"We encourage our clients to consider continuing education initiatives so that new staff hired after our initial implementation are not left behind," says Gilman. "A five-minute overview with a co-worker just doesn't suffice. Each staff member deserves the same attention to detail that our team provides when the system is rolled out."
"The reality is that nursing staff come and go," says Benau. "If they were not a part of the initial installation of the facility's nurse call solution, they likely have little to no understanding of its components or the overall impact. Too often I have seen staff struggle to understand all of the devices and their capabilities. Things that could and would streamline their workflow processes get lost and ignored simply because there was no one available to educate staff on a questionable device or workflow."
"I agree with Orlane," says Christina Romero, Clinical Design & Implementation Specialist at our Charleston, SC office. "If the advantages of the system are not realized through led instruction sessions, the value of the workflow is erased over time."
3. Faster Patient Care & Improved Patient Safety
Increasing patient satisfaction scores begins with prioritizing efficiencies that empower better patient care. When nursing staff has a strong understanding of their communications platform, they can spend less time hunting down the location of an alert and more time focusing on tending to the patient's needs - ultimately increasing HCAHPS scores.
"Education is the key to understanding the impact your nurse call system has on your patient's care," says Cinzia Chadderdon, Senior Design & Clinical Implementation Specialist at our Rochester, NY office. "From your site's customized corridor light patterns to the unique tone of a call, each enhances your response to patients' needs. Understanding system functionality can be the difference between life and death in some circumstances."
Pictured is Cinzia Chadderdon at ECMC in Buffalo, NY
"We have to understand that many nurses have worked at facilities where the nurse call was no more than a glorified doorbell," shared Romero. "The complexities of these next-generation systems require an education plan that is just as comprehensive as the system. Nurse call has evolved from its initial means of summoning a caregiver. Now it is a tool for fighting hospital-acquired infections, falls and pressure ulcers. It provides valuable data to assist in staff models."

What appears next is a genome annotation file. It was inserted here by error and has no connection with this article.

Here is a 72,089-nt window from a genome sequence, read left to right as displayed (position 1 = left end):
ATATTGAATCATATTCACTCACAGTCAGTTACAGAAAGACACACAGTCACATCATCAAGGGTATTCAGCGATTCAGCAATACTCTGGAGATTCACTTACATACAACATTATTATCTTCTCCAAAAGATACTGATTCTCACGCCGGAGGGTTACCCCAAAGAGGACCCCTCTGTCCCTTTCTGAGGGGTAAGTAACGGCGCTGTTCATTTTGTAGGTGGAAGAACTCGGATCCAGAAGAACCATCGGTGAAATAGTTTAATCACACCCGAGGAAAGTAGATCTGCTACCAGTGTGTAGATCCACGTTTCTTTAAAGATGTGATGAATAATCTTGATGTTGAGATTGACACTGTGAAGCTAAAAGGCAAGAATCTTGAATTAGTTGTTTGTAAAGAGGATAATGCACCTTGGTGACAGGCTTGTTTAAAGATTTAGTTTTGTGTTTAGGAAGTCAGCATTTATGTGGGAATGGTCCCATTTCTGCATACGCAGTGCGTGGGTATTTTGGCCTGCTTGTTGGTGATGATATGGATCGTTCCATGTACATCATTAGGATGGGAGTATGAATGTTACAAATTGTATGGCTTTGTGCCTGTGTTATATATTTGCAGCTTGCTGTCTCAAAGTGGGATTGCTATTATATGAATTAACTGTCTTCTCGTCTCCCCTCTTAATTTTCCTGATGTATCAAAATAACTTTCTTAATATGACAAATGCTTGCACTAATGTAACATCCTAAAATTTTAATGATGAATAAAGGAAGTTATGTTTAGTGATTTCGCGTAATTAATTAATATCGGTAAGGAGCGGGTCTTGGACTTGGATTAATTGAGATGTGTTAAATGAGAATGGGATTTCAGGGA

"Exactly," agrees Gilman. "These newer systems are fully integrated to tie in wireless devices, send and receive critical information between departments, locate staff and patients through realtime location systems, report out customized information and most importantly, improve staff workflows so they can respond to patients in a timely fashion."
|Pictured is Stacey Dodge at Mission Hospital in Asheville, NC||
Why Ronco Education?
"I can’t imagine why any facility leader would ever consider NOT capitalizing on our education resources," says Gilman. "Ronco’s commitment to making the client’s end-user experience seamless is second to none in our industry. Our Design and Implementation team provides customized education sessions and materials to ensure that our clients understand how to operate and utilize their technology and leverage it for long-term workflow optimization. We can do this because of our extreme focus, knowledge, and capability to create customized solutions.""It's worth noting that when we say 'customized education,' we truly mean it," adds Reichel. "I've had many staff members tell me how much they appreciate that we highlight the changes of their old system to their new one, both during on-site education sessions and via nurse call hardware education material that is created specific to each site."
"Our team is expertly skilled in all the features that this solution can bring to the clinical environment," says Romero. "We are undoubtedly a resource worth investing in."